Mark Slankard

Toplu: Landscapes of New Turkish Suburbia
2008 - 2011

I have a long-standing interest in the cultural landscape of residential areas. My previous work includes an extended project on the suburban landscapes of Midwestern America. I looked at delineations and borders - how residents and planners defined their spaces against the perceived chaos of the outside world.

I first traveled to Turkey in 2004 and have returned many times since. In this landscape, I began to see many parallels to my previous work played out on an exaggerated scale. In 2008, I began photographing the rapidly changing landscape of these far-flung, densely populated regions on the suburban outskirts.

I was initially struck by the Toplu Konut, developments of large scale mass-residences. In these photographs, many are still under construction - plopped down into empty fields at a startling pace. Others are tidy high-rise condominium clusters that are self-contained with their own restaurants, schools, shops, swimming pools, tennis courts, and playgrounds. Within their walls they are meticulously landscaped and manicured. Toplu, the title of the project, has the dual meaning of 1. mass, common; as well as 2. tidy or neat.

These modern, hyper-planned, enclosed developments are usually built on inexpensive land. This land has usually already been settled by people who've migrated to cities from rural villages. Here, they have built gecekondu, homes constructed without permits on public land. Turkish law makes these structures difficult to remove once they are in place. The term "gecekondu" literally means "built overnight", a reference to their quick, unplanned and stealthy construction.

These photographs don't depict the ancient palaces, mosques, and ruins of guidebooks. This is the everyday Turkey of a rising middle class, heavily influenced by Western Europe and the United States. This is also the Turkey of displaced migrants, shantytowns and gentrification. This is the site where they intersect.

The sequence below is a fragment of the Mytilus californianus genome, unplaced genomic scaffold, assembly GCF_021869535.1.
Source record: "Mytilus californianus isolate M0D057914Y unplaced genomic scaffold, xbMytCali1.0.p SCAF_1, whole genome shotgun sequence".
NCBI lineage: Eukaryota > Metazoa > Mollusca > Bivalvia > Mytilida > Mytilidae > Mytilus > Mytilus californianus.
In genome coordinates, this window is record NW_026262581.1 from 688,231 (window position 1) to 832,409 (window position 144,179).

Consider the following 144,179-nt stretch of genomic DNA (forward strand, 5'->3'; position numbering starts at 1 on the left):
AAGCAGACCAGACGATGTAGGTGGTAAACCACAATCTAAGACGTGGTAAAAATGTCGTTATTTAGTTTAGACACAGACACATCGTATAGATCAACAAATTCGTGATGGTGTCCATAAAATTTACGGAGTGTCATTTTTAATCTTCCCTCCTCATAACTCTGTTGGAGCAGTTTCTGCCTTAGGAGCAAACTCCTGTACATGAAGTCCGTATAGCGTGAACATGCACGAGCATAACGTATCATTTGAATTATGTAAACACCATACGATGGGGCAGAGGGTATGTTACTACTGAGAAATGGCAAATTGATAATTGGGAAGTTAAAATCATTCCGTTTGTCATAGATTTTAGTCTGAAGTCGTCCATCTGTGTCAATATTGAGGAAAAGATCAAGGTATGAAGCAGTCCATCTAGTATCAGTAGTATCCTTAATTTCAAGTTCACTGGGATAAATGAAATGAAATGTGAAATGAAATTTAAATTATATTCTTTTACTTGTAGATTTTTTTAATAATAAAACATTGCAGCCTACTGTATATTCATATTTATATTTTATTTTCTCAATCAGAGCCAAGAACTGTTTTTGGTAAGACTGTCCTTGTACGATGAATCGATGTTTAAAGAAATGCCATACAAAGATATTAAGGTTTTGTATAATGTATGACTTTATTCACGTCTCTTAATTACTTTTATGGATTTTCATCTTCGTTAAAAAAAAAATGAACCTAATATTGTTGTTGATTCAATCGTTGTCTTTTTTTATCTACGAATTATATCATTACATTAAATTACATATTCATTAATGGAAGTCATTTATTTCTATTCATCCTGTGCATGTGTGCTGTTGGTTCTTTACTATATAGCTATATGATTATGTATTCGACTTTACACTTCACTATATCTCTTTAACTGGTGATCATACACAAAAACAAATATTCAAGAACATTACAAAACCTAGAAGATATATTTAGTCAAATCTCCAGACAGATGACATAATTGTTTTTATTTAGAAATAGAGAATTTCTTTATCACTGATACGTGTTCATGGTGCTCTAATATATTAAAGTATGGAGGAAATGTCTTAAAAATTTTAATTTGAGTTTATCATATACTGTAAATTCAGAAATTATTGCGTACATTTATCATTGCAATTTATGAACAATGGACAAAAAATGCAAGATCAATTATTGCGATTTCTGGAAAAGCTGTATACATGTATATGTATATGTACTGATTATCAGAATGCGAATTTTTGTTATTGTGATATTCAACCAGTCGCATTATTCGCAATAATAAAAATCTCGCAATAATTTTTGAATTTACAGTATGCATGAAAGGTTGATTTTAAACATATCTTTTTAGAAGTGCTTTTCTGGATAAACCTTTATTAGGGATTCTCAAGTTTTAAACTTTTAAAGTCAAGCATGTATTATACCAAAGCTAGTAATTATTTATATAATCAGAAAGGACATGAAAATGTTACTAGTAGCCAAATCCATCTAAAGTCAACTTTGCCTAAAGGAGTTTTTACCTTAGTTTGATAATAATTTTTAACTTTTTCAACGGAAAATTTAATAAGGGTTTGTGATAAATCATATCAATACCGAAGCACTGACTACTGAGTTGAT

Mark Slankard is a Cleveland-based artist whose photographic and video works have been exhibited and screened widely, including such venues as the Rotterdam International Film Festival; Museum of Contemporary Photography Chicago; School of the Museum of Fine Arts Boston; Columbia University; Texas Tech University; Visual Studies Workshop; SoHo Photo Gallery; and Ohio State University's Wexner Center. His work is featured in Robert Hirsch's textbooks Exploring Color Photography and Light and Lens. Slankard's work explores the influences of landscapes and built environments.

Slankard received his Master of Fine Arts degree from Ohio University in 2002 and a Bachelor of Arts in Psychology from Indiana University in 1996, where he also studied photography. He is a 2002 National Graduate Seminar Fellow of The Photography Institute at Columbia University. Slankard is currently an Associate Professor at Cleveland State University in Cleveland Ohio.

Mark Slankard is a 2011 Creative Workforce Fellow. The Creative Workforce Fellowship is a program of the Community Partnership for Arts and Culture, made possible by the generous support of Cuyahoga County citizens through Cuyahoga Arts and Culture. He was also awarded an Ohio Arts Council Individual Artist Award for 2011.